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Coronavirus Accelerates African Banks’ DX Journey

The spread of the COVID-19 pandemic across Africa has seen a surge in digital payments and e-commerce transactions as financial...

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Coronavirus Accelerates African Banks’ DX Journey

The spread of the COVID-19 pandemic across Africa has seen a surge in digital payments and e-commerce transactions as financial institutions scramble to offer businesses and consumers contactless ways of spending, borrowing and lending together with making payments.

Although cashless solutions like mobile lending and digital payments were already growing rapidly on the continent even before the pandemic struck, it has accelerated the growth.

“Even in 2020, millions of people across sub-Saharan Africa still pay their bills and send money each month by drawing cash and physically going to a retailer or a bank to make a payment or to receive grant payments. Now, for safety reasons, they don’t want to make physical payments anymore, meaning that banks and FinTechs will have to rapidly roll out safer, contact-free payment methods,” said Samuel Tayengwa, Acting CEO at TransUnion Rwanda.

As markets prepare for life beyond the pandemic, digital transformation is becoming a key strategic initiative for financial institutions across both digital and traditional channels. Financial services providers will need to focus on offering payment and lending solutions, as well as onboarding customers digitally in a seamless, easy, and secure manner.

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The Fintechs are increasingly being supported by economic policy changes from regulators and national banks, to further the national digitisation agendas.

The National Bank of Rwanda has put in place a range of measures, including zero charges on certain types of transfers and contactless point-of-sale transactions, and a three-fold increase from RWF 500,00 to RWF 1,500,00 in the limit for individual transfers using mobile money wallets as one such enablement.

“But as growing numbers of consumers and businesses transact online, one of the biggest obstacles to the mass uptake of digital solutions will be security,” adds Tayengwa.

TransUnion’s quarterly analysis of global online fraud trends found that the telecommunications, e-commerce and financial services industries have been increasingly targeted by online fraud, with the number of suspected fraudulent digital transactions increasing by 5%  compared to the periods of January to March when the World Health Organization (WHO) declared the coronavirus (COVID-19) a global pandemic).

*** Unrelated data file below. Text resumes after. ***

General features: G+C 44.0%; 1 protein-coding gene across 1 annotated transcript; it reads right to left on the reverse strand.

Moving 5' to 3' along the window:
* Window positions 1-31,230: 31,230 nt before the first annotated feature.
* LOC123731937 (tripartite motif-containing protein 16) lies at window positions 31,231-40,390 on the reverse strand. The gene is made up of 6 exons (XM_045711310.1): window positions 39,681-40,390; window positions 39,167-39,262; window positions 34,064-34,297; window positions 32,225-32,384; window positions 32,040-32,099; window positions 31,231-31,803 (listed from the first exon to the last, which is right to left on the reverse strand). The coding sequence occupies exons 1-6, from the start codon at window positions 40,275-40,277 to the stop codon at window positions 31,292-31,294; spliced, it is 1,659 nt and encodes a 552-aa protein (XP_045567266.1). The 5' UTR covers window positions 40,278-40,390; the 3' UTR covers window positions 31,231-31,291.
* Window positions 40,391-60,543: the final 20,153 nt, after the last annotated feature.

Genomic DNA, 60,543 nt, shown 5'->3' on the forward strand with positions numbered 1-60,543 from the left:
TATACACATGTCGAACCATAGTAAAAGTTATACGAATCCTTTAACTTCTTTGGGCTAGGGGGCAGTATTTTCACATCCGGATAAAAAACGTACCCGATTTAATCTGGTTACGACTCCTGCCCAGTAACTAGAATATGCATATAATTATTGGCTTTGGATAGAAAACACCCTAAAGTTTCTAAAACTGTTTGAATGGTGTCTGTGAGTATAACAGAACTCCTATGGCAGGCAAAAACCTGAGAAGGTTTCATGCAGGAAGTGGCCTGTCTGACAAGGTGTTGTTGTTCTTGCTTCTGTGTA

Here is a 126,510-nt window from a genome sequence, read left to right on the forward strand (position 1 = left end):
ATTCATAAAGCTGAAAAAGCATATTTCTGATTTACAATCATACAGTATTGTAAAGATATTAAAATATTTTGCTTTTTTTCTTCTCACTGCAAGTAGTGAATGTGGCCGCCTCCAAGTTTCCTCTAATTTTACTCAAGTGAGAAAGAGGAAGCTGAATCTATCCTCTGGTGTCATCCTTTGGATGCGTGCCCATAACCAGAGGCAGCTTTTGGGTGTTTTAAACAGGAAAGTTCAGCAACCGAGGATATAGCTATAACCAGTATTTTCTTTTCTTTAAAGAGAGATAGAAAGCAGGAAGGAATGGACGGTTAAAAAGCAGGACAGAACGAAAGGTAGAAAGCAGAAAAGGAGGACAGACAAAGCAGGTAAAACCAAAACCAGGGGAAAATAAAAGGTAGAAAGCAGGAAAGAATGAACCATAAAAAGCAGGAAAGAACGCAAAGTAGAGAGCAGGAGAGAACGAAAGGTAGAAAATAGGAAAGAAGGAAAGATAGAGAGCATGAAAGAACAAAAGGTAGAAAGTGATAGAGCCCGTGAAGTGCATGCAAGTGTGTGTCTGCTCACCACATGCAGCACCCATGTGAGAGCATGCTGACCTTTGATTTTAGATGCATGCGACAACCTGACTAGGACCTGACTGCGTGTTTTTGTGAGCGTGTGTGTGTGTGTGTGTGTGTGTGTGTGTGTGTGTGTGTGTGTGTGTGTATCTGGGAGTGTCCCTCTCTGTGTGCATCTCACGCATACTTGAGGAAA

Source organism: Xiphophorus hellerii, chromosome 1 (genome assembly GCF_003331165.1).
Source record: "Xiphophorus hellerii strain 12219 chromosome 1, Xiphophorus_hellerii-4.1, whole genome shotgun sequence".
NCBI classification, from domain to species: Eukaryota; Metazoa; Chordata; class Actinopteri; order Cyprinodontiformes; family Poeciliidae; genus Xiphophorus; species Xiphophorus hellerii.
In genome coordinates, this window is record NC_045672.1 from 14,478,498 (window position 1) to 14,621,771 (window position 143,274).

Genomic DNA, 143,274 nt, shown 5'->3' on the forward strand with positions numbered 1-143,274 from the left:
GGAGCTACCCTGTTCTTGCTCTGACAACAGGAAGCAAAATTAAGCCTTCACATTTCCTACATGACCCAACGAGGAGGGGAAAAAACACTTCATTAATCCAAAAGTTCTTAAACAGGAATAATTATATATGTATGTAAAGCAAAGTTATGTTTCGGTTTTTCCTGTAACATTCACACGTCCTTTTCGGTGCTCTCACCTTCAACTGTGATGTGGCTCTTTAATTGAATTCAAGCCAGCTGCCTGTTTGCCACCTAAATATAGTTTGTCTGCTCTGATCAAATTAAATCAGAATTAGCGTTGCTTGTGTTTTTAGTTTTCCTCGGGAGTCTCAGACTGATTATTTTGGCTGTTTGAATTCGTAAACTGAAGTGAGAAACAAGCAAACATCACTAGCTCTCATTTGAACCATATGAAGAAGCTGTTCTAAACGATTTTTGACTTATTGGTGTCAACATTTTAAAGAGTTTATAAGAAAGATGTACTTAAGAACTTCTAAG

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The analysis identified more than 100 million suspected fraudulent transactions globally from March 11-April 28 alone!

Banks and Fintechs must, therefore, deploy robust identity verification and fraud detection tools to manage risks and avoid losses at a time when demand for credit is growing. At the same time, they must ensure a smooth customer experience that does not alienate the customer before they have even been onboarded.

“Now that even more transactions have shifted online, fraudsters are trying to take advantage and companies must adapt. Lenders and businesses need to know exactly who they are dealing with, and how to protect their genuine customers from fraudulent activities,” he avered. “The businesses that come out on top will be those leveraging fraud prevention tools that provide great detection rates, and providing the ability to open accounts online in an easy, personalised way.”

Rather than asking customers to manually enter their personal information, financial institutions can leverage online document-validation processes. Once an ID is established, the next step is effective ID Verification to detect and prevent fraud. Digital transactions carry an increased risk of fraud that businesses need to address through a multi-layered fraud strategy including assessing the risk of digital signals like device, email, phone, and behaviour.

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After ID management and fraud risk and prevention steps are taken, the final steps in a seamless onboarding experience include assessing the consumer’s ability to pay, based on actual or estimated income and credit history.

“COVID-19 has put immense pressure on African financial institutions to transform digitally, and to do this, they will need access to the most comprehensive set of offline and online data assets,” Tayengwa added. “Providing a truly seamless onboarding process requires up-to-date data sourced from credible data sources like credit agencies, government agencies, telcos and utility providers.”

COVID-19 will, on the African society, create permanent changes in the way of using cards and cash, creating both opportunities and challenges for financial institutions.

 

 

 

 

 

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